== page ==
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From the category archives: Medicare

Chatting with Rep. Joe Kennedy, Eloquent Advocate for Working Americans

Anyone who has the opportunity to chat with Rep. Joe Kennedy III about Americans’ health and retirement security should jump at the chance.  This week, we had the honor of interviewing him on Facebook Live from his office on Capitol Hill. 

Now in his third term representing Massachusetts’ 4th Congressional district, Rep. Kennedy is much more than a member of one America’s most famous political families. (He is grandson of Ethel and Robert Kennedy, and grand-nephew of President John F. Kennedy).  

He is a thoughtful, persuasive policy expert on health care, and a champion of Social Security, Medicare, and Medicaid.  He sits on the powerful House Energy & Commerce Committee – which has jurisdiction over federal healthcare programs, mental health, the Department of Health & Human Services (HHS), and the National Institutes of Health (NIH). 

Interviewed by National Committee president and CEO Max Richtman, Rep. Kennedy affirmed his reputation as an eloquent advocate for America’s current and future retirees.

MEDICAID 

Rep. Kennedy wants to see greater access to Medicaid services, and higher reimbursements for doctors and other providers who currently don’t find it worthwhile to participate. He excoriates Republicans for demonstrating an “extraordinary level of cynicism” in trying to gut Medicaid by repealing Obamacare.  After numerous GOP efforts to undermine Medicaid since President Trump took office, Rep. Kennedy insists the program is more popular than ever.

“The Republicans did something that Democrats have been trying to do for a long time, but couldn’t. They have made Medicaid popular. We’ve actually seen far more Americans understand the integrity, the importance of what Medicaid actually does, and how it forms a backbone of our health care infrastructure across the country.”

TRUMP/GOP TAX LAW

The Congressman is intensely critical of the tax law enacted by Republicans and signed by the President last December, which showers the wealthy and big corporations with tax breaks while blowing a $1.5 trillion hole in the federal debt.  Rep. Kennedy believes the gaping deficit caused by the tax law will invite deep cuts to Social Security, Medicare, and Medicaid.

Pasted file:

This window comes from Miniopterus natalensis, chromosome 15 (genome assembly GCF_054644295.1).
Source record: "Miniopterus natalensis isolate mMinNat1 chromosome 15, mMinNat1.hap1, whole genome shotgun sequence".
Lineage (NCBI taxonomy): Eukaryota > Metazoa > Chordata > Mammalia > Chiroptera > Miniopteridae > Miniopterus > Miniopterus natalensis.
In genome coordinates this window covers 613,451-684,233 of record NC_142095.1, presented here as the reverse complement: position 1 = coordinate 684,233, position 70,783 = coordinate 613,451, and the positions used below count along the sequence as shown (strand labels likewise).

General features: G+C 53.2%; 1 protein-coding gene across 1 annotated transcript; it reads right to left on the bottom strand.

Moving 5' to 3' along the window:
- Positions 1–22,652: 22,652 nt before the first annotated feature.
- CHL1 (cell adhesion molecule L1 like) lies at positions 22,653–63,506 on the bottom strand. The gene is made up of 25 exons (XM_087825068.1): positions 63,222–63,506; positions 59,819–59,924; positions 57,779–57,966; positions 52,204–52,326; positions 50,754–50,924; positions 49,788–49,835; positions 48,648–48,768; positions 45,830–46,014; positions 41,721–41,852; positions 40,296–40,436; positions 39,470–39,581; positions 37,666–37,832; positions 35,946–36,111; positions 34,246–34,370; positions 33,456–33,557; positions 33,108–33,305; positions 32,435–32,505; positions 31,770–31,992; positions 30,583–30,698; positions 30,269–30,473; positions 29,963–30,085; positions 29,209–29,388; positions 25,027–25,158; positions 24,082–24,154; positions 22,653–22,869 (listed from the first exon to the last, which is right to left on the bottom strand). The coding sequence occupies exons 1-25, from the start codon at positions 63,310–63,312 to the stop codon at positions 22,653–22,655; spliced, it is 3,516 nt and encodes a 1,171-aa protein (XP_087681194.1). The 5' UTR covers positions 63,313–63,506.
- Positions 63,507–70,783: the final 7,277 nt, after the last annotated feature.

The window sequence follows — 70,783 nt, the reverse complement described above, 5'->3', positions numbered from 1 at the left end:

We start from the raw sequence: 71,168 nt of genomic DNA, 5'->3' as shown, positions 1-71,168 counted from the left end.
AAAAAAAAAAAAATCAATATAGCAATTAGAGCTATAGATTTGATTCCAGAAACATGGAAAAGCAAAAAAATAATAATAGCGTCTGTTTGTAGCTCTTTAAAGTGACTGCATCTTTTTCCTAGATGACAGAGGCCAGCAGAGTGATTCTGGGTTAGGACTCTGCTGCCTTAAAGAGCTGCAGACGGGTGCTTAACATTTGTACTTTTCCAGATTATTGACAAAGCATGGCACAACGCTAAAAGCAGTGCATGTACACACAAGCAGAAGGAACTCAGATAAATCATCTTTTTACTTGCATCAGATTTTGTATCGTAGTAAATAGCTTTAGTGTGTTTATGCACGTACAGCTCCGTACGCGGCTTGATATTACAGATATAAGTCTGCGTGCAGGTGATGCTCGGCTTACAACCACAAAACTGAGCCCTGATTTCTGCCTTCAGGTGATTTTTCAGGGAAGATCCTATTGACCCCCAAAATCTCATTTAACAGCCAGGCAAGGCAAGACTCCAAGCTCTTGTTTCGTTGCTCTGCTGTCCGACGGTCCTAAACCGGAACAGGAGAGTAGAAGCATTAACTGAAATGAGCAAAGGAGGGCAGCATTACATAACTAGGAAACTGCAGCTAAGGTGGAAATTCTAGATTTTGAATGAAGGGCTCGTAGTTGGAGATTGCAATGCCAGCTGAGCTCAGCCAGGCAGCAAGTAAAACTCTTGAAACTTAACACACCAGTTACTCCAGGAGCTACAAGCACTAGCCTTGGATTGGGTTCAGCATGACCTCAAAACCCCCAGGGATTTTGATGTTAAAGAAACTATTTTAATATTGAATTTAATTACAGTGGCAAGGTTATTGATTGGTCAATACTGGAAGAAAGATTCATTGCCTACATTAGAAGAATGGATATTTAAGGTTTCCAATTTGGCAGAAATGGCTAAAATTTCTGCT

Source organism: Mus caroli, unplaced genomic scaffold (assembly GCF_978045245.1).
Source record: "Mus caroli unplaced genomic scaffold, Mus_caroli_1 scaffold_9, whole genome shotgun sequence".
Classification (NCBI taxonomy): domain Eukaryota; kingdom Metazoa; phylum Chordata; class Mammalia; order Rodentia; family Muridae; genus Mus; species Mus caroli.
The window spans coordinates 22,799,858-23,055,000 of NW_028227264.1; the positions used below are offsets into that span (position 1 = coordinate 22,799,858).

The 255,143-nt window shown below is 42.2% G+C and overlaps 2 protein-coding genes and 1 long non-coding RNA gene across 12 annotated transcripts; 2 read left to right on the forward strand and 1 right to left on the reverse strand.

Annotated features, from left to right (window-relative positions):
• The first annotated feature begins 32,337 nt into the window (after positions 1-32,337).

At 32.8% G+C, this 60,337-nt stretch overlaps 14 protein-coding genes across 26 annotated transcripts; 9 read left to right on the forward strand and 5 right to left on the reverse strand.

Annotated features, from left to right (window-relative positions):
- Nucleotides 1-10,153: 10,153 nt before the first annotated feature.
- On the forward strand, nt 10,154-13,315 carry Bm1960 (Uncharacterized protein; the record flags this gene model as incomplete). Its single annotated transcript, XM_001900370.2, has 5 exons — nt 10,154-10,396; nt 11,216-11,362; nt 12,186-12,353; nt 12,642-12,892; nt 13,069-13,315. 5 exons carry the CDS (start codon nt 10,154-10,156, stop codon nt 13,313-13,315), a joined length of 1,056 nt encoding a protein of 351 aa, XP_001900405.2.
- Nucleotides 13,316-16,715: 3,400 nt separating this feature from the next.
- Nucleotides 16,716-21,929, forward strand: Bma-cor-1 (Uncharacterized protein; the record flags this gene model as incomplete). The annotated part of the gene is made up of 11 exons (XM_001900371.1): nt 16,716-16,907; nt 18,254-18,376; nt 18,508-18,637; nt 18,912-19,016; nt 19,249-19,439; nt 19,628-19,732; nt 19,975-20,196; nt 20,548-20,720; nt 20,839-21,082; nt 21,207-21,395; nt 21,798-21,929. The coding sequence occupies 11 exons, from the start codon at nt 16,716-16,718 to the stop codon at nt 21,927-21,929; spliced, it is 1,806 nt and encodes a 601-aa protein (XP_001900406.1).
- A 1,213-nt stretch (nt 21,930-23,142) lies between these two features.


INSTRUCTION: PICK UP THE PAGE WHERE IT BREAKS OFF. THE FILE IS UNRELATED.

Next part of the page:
“This bill is going to bankrupt the United States of America.  With the GOP leadership racking up deficits, those of us who care about the stability of these programs are going to have to do something to make sure that they are there for families when they need them.” 

“[The Republicans’] long-term goal has always been to gut… these programs.  We need to make sure American families understand:  1) How important these programs are; 2) What they actually do.”

SOCIAL SECURITY

The pending retirement of Speaker Paul Ryan notwithstanding, Rep. Kennedy remains concerned that the political right will continue to try to undermine Social Security and Medicare – by privatizing, cutting, and raising eligibility ages – even after Ryan departs the Hill.  He argues that now is the time for awareness and vigilance to protect Americans’ earned benefits.

“No one gets rich off of Social Security. It’s something that you pay into your entire life to make sure that you can afford the basic necessities in retirement.  That’s not something that should be targeted.  That’s something that should be expanded so that we are preserving economic dignity for seniors in the golden years of life.”

“The education part of it is a critical first step:  making sure American families understand just how important these programs are.  They have paid into them during the course of their working lives and they should be able to depend on them as a foundation on which they can build their retirement.”  

Watch Rep. Kennedy’s entire conversation with Max Richtman on Facebook Live here.

Seniors Dodge Devastation of Balanced Budget Amendment

The Balanced Budget Amendment introduced by House Republicans went down to defeat Thursday night by a vote of 233-184, falling fall short of the 2/3 majority required to advance the measure to the Senate.  The amendment’s demise was a relief for our nation’s seniors, because it threatened the earned benefits they have contributed to during their entire working lives.  Seniors and their advocates can rightly take credit for the Balanced Budget Amendment's defeat.  The National Committee sent a letter to Congress on April 10th urging members to reject this ill-considered, dangerous change to our nation's Constitution. 

National Committee president and CEO Max Richtman issued the following statement in response to last night’s vote:

“Social Security and Medicare were spared a terrible fate when House leadership was unable to pressure 2/3 of their colleagues to vote for a Balanced Budget Amendment (BBA) to the U.S. Constitution.  The BBA would have prevented Social Security and Medicare Part A from using trust fund reserves to pay benefits for millions of Americans – including retirement, disability, and hospitalization.  The House members who voted against the BBA did the right thing today." – Max Richtman, president and CEO of the National Committee to Preserve Social Security and Medicare.